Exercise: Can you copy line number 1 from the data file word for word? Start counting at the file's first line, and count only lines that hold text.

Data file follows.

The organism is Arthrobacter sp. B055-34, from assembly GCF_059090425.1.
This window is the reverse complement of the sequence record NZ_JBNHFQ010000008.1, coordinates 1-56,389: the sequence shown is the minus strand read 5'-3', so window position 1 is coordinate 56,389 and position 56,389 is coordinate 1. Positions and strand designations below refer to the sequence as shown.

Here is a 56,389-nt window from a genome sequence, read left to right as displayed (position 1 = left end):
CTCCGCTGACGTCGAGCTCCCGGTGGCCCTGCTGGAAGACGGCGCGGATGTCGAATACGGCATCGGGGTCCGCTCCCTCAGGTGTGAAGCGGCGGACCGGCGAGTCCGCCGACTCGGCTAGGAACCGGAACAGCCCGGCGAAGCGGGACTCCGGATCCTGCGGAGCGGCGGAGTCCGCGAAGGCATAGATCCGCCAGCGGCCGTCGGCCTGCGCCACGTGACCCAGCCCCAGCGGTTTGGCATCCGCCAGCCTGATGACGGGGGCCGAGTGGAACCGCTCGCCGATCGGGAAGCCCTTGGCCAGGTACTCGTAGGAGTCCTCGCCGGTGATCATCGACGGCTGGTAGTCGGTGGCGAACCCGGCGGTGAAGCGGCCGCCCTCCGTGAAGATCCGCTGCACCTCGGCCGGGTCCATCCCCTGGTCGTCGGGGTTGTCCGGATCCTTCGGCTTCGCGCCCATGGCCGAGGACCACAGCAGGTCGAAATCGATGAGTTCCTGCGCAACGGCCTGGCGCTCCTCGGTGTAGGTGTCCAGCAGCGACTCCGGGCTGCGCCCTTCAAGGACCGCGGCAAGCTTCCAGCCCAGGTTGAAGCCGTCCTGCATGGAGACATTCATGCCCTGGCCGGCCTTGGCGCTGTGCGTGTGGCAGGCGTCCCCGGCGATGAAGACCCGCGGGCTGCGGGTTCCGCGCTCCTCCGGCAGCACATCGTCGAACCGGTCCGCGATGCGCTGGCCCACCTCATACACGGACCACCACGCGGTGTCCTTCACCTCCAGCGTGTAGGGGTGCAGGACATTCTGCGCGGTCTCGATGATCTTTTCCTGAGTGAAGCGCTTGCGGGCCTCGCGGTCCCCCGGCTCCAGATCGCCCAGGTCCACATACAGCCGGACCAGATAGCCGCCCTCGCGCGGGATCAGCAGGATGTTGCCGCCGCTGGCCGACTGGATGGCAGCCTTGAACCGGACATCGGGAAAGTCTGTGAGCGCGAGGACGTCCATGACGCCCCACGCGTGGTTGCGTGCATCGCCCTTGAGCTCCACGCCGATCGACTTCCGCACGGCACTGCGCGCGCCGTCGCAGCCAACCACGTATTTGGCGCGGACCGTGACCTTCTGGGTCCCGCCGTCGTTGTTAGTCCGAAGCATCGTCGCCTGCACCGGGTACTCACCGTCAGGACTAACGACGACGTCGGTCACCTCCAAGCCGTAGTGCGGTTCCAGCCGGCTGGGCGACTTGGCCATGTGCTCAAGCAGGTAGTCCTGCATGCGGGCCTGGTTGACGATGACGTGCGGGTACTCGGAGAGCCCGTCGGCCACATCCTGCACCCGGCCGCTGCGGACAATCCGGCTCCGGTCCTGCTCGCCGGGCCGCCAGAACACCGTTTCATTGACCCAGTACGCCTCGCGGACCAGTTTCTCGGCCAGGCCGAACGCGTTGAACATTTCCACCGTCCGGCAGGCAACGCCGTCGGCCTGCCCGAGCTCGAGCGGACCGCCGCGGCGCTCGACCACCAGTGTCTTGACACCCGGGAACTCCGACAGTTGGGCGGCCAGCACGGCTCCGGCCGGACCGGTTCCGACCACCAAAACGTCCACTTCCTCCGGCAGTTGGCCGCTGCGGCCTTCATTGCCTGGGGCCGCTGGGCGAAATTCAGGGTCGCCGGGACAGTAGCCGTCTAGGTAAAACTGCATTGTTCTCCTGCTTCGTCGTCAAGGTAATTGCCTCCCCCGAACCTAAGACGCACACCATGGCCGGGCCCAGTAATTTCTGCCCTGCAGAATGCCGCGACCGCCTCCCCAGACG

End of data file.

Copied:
The organism is Arthrobacter sp. B055-34, from assembly GCF_059090425.1.